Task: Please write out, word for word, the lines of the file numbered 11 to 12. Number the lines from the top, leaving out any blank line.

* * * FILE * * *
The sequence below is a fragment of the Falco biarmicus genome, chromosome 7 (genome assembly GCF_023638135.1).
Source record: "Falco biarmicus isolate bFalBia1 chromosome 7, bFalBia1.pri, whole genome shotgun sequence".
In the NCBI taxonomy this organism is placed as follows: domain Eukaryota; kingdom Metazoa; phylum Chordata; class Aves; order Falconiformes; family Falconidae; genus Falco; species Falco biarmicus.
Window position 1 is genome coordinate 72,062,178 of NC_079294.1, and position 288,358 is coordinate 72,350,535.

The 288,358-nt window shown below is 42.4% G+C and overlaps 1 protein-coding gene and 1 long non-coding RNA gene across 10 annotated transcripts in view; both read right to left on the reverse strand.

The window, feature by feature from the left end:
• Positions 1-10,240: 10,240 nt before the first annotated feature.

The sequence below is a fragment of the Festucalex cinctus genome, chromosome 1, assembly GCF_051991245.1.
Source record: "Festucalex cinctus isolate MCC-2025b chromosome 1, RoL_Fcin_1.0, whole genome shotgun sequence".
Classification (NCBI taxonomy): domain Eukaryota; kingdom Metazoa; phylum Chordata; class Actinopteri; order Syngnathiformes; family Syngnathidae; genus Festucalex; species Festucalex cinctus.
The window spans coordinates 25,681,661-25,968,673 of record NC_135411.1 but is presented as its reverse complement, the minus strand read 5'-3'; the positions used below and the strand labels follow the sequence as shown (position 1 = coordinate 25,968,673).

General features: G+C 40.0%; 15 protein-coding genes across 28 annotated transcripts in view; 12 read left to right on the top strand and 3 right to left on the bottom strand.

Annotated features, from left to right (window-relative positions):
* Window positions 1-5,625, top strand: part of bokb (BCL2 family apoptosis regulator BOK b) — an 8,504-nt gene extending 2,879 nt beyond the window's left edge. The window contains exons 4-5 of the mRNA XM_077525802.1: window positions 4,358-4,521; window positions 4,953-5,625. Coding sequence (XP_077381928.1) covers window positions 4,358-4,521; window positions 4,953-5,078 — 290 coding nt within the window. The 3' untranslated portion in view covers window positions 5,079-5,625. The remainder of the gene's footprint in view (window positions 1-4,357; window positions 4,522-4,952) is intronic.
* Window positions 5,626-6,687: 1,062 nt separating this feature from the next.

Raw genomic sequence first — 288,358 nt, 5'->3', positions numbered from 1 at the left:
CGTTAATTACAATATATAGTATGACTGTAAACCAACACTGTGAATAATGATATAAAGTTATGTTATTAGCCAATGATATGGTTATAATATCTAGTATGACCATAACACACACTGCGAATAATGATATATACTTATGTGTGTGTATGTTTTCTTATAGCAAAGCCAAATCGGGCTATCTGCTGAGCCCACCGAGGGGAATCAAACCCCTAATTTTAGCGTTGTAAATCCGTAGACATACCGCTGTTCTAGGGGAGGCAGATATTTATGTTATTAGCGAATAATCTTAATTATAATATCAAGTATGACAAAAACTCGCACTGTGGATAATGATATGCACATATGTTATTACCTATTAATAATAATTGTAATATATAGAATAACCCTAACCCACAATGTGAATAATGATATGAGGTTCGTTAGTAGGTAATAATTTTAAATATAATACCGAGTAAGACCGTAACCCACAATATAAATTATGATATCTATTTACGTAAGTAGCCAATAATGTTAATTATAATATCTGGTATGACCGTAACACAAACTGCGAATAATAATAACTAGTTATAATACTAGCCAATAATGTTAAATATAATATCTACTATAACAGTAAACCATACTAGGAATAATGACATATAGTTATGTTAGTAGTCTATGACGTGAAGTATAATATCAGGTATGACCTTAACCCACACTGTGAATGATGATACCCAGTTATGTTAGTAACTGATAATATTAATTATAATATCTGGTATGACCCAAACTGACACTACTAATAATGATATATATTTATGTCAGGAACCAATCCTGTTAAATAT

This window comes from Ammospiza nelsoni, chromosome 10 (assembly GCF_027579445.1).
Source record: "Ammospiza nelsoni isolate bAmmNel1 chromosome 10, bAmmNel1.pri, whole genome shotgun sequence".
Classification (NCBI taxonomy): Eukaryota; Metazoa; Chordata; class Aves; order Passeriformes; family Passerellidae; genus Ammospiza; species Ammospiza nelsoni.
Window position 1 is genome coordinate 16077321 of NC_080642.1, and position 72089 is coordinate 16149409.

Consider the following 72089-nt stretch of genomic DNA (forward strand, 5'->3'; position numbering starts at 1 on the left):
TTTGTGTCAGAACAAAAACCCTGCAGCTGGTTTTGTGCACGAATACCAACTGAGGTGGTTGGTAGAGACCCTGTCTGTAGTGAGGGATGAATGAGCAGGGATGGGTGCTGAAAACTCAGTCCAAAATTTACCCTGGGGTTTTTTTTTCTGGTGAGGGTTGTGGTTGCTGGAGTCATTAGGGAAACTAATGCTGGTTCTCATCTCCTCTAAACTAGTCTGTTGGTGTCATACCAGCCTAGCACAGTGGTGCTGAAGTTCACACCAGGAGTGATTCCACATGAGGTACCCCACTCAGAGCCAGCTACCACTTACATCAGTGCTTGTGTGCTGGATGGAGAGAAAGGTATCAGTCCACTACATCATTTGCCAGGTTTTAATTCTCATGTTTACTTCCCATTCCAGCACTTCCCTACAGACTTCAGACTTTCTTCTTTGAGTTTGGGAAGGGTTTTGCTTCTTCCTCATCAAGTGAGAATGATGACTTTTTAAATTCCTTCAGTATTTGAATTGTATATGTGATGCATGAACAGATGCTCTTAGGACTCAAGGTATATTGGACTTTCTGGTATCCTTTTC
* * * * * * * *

The window spans coordinates 25,681,661-25,968,673 of record NC_135411.1 but is presented as its reverse complement, the minus strand read 5'-3'; the positions used below and the strand labels follow the sequence as shown (position 1 = coordinate 25,968,673).

General features: G+C 40.0%; 15 protein-coding genes across 28 annotated transcripts in view; 12 read left to right on the top strand and 3 right to left on the bottom strand.